Some travelers to Mackay may very well be miners bound for the coal mines of Central Queensland. This city, situated between Brisbane and Cairns, is a solid, industrial city. Not only is it the gateway to the Bowen Basin coalfields – Australia’s single largest coal reserve – the region also produces more than one third of Australia’s cane sugar.
Mackay itself has more than 30 beaches with Harbor Beach, beside the Mackay Marina, being the most popular. The streets boast some striking architecture, the Courthouse and Commonwealth Bank, both built in the latter years of the 19th century, are the standouts, but Mackay has an amazing collection of Art Deco buildings too. Harold V.M. Brown designed 13 buildings in the center of the city between 1930 and 1940 and while walking the streets visitors will notice sunbursts and fountains and other decorative features. The Artspace Mackay is also a standout structure. It’s the modern art gallery that hosts local, national and international exhibitions. The Mackay Regional Botanic Gardens is one of Australia’s newest gardens and it’s a beautiful, natural, enormous garden.
Offshore there are several islands within the Great Barrier Reef Marine Park including Brampton, Keswick and Scawfell. West of the town is the stunning Eungella National Park and Pioneer Valley.
Mackay has a tropical climate. The summers (December to February) are hot and wet with temperatures reaching 86 F. The breeze blowing in from the sea keeps the summer months comfortable. The winters (June to August) are warm and sunny, and temperatures hover between 70 and 80 F. Most of the rain falls between December and March while August and September are the driest months. The hurricane season runs from December to April and thunderstorms are a possibility between late spring (November) and early autumn (March).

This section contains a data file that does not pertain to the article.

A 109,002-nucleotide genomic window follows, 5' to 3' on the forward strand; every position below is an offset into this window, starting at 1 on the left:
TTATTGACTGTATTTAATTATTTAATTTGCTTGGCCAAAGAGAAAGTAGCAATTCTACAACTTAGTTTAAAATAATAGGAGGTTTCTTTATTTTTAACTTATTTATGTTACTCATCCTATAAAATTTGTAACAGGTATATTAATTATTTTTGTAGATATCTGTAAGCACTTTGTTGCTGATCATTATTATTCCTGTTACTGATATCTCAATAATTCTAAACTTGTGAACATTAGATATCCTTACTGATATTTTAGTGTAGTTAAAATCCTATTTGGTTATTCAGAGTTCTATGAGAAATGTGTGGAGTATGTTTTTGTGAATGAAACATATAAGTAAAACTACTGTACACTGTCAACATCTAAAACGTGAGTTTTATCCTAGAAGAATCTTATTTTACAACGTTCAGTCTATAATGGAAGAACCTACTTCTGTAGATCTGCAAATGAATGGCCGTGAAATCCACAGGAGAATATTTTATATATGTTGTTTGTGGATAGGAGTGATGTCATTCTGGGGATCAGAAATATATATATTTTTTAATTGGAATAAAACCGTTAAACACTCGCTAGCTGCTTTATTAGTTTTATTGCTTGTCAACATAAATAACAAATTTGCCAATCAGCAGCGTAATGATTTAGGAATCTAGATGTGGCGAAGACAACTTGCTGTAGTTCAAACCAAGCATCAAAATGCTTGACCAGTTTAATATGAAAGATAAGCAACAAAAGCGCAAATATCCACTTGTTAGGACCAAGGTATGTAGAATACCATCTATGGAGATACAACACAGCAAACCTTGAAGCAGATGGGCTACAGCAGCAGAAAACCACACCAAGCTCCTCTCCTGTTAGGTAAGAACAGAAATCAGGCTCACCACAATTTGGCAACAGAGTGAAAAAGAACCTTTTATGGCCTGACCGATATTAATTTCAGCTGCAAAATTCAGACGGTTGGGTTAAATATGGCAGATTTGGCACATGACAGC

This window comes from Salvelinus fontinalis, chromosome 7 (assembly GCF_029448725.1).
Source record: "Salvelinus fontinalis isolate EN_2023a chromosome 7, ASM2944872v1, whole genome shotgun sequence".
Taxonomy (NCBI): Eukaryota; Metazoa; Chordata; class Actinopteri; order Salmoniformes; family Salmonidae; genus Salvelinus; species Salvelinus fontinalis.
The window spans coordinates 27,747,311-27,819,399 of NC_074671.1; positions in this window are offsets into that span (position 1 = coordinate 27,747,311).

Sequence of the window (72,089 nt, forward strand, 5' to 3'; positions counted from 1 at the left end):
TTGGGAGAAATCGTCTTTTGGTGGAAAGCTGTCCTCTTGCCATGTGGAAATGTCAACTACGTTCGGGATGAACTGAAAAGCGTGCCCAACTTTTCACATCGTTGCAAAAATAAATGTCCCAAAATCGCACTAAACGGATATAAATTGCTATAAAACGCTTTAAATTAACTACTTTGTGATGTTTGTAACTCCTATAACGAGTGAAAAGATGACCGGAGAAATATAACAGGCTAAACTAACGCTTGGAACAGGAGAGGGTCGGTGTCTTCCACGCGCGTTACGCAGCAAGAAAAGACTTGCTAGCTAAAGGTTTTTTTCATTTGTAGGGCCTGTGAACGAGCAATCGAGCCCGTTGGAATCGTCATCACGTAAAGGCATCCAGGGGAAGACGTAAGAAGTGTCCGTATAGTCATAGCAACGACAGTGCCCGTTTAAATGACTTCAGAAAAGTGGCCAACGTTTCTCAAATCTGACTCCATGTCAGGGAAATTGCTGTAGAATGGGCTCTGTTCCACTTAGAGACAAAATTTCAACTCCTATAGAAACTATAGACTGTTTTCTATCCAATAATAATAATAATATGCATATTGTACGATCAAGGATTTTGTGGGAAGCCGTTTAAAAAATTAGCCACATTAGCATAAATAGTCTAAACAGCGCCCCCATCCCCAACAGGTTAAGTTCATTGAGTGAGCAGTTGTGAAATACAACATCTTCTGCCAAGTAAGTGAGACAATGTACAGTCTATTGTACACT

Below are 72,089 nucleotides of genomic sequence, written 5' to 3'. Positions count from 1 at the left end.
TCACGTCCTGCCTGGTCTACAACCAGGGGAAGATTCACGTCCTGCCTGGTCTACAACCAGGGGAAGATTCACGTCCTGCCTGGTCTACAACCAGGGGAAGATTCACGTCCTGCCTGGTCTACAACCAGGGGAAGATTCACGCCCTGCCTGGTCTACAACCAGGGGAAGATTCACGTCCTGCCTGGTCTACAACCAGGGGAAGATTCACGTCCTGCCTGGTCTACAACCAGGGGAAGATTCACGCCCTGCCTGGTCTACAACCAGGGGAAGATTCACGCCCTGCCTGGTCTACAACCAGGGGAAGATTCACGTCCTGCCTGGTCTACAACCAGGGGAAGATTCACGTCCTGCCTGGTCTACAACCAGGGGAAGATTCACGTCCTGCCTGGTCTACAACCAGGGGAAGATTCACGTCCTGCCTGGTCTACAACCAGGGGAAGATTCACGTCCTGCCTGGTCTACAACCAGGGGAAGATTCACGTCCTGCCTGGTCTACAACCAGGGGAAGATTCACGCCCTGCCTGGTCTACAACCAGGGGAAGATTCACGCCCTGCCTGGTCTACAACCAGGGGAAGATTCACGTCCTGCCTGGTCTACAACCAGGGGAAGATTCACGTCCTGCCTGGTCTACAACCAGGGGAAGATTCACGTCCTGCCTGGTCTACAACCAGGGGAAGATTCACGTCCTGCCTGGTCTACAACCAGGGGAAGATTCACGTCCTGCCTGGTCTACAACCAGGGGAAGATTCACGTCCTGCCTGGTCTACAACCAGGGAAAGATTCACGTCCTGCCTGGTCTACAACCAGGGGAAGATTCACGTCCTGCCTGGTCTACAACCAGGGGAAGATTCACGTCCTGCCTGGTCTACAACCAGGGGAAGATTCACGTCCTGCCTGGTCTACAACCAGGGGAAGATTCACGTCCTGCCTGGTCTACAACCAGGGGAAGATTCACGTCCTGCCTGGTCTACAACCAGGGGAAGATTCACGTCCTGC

December to the end of January and the Easter school vacations are high season times in Mackay. Another peak time is in June for the River Sessions Festival and July for the Mackay Region Festival of Arts. The whale-watching season runs from July to September and crushing season is also around the same time (July to November).
The low season in Mackay follows Easter (March or April) and runs until mid-September.
Mid-January to Easter is shoulder season in Mackay.
There are several car-rental companies at the airport along with taxis and shuttles services.
Renting a car is a must if you’re hoping to explore the Mackay region. There are some bus services, operated by Mackay Transit. The CBD is the best-covered area. Buses run from north to south Mackay and east to Mirani. Taxis are available.
• There are landmark fishing spots around Mackay and charter and reef fishing expeditions available.
• Farleigh Sugar Mill is a working mill just 10 minutes north of Mackay. The mill offers tours to show visitors how they turn cane into sugar and molasses.
Booking a flight to Mackay (MKY) is your only option if you intend on flying to Mackay. It is only a 2.0 mi journey from Mackay to Mackay’s city center.